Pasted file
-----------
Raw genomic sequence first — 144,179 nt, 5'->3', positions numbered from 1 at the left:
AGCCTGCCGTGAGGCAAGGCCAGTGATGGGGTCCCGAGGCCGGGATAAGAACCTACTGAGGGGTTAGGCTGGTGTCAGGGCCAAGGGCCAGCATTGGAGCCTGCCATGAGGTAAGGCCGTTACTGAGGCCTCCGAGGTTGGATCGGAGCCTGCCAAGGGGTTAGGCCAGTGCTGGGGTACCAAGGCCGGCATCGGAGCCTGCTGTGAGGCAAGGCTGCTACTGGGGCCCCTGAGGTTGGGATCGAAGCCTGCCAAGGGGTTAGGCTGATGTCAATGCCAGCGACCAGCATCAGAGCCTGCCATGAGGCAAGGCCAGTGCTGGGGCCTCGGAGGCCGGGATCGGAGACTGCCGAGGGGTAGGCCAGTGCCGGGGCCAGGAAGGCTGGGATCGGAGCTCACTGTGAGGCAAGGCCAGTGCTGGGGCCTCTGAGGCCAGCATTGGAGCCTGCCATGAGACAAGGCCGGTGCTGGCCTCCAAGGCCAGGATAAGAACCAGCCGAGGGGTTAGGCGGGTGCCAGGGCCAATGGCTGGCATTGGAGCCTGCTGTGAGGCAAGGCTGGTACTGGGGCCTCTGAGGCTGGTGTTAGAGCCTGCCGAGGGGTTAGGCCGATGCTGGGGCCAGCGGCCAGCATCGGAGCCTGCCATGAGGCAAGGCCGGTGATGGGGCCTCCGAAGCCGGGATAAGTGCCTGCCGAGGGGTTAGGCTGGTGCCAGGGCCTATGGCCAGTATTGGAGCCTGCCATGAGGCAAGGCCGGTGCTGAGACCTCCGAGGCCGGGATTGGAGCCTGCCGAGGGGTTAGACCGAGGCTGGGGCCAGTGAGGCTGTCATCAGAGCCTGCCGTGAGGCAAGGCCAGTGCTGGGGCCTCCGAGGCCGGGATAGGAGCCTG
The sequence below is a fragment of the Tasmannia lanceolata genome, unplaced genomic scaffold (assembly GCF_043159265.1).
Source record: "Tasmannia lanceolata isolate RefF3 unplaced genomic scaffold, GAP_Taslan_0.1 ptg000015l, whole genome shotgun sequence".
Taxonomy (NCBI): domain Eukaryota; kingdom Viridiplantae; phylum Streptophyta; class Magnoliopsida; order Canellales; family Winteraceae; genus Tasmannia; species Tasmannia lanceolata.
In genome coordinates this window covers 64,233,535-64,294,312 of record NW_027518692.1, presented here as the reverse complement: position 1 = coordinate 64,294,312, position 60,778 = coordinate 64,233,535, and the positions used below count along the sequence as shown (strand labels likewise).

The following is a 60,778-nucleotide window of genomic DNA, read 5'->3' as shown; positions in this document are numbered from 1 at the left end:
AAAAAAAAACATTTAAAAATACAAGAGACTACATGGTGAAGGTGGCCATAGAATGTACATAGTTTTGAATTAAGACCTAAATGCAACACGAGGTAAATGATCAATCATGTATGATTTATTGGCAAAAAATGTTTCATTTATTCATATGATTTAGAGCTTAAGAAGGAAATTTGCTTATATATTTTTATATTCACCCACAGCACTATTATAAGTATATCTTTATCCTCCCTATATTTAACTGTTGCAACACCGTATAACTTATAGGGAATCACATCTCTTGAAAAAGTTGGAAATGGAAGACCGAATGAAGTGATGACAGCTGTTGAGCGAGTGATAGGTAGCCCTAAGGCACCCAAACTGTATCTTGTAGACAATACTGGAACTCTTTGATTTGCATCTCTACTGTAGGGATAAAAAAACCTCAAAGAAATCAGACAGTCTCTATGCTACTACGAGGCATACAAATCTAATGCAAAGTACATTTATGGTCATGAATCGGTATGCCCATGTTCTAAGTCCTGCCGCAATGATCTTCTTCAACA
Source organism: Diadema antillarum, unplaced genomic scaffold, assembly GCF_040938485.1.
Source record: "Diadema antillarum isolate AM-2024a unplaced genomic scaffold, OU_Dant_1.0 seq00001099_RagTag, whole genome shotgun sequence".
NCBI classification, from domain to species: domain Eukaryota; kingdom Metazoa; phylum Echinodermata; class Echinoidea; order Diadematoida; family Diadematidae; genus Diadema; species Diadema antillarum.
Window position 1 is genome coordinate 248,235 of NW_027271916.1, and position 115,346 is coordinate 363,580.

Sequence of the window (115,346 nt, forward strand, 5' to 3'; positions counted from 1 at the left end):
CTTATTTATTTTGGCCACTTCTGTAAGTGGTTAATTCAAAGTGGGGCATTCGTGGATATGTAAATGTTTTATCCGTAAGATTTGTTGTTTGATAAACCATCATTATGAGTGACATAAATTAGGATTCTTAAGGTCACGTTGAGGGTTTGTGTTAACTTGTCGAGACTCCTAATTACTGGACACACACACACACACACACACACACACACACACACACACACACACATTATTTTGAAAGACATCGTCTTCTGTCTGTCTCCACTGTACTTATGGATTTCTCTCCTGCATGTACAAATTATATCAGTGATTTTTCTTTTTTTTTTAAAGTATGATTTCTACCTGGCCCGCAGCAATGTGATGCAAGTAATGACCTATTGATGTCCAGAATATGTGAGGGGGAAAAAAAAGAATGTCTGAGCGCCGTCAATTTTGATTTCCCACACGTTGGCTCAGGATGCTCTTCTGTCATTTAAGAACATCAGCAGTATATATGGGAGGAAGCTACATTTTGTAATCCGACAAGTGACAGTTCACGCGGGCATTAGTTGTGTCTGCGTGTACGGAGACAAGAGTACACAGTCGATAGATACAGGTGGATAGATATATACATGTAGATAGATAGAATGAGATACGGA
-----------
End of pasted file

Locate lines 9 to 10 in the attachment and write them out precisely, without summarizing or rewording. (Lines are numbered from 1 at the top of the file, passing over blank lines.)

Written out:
Source organism: Diadema antillarum, unplaced genomic scaffold, assembly GCF_040938485.1.
Source record: "Diadema antillarum isolate AM-2024a unplaced genomic scaffold, OU_Dant_1.0 seq00001099_RagTag, whole genome shotgun sequence".